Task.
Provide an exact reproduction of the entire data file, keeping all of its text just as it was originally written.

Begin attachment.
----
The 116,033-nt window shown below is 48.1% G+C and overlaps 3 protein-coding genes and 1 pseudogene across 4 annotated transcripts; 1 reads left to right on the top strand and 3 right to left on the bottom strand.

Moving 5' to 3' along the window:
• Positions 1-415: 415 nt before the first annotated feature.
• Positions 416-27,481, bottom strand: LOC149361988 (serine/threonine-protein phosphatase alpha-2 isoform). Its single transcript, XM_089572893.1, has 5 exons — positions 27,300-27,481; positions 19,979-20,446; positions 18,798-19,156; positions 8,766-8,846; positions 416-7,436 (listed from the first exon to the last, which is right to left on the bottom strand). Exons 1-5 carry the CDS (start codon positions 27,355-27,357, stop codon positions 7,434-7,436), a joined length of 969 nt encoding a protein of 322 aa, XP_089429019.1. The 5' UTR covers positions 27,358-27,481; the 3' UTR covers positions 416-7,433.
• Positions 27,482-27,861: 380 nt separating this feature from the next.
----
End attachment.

The 116,033-nt window shown below is 48.1% G+C and overlaps 3 protein-coding genes and 1 pseudogene across 4 annotated transcripts; 1 reads left to right on the top strand and 3 right to left on the bottom strand.

Moving 5' to 3' along the window:
• Positions 1-415: 415 nt before the first annotated feature.
• Positions 416-27,481, bottom strand: LOC149361988 (serine/threonine-protein phosphatase alpha-2 isoform). Its single transcript, XM_089572893.1, has 5 exons — positions 27,300-27,481; positions 19,979-20,446; positions 18,798-19,156; positions 8,766-8,846; positions 416-7,436 (listed from the first exon to the last, which is right to left on the bottom strand). Exons 1-5 carry the CDS (start codon positions 27,355-27,357, stop codon positions 7,434-7,436), a joined length of 969 nt encoding a protein of 322 aa, XP_089429019.1. The 5' UTR covers positions 27,358-27,481; the 3' UTR covers positions 416-7,433.
• Positions 27,482-27,861: 380 nt separating this feature from the next.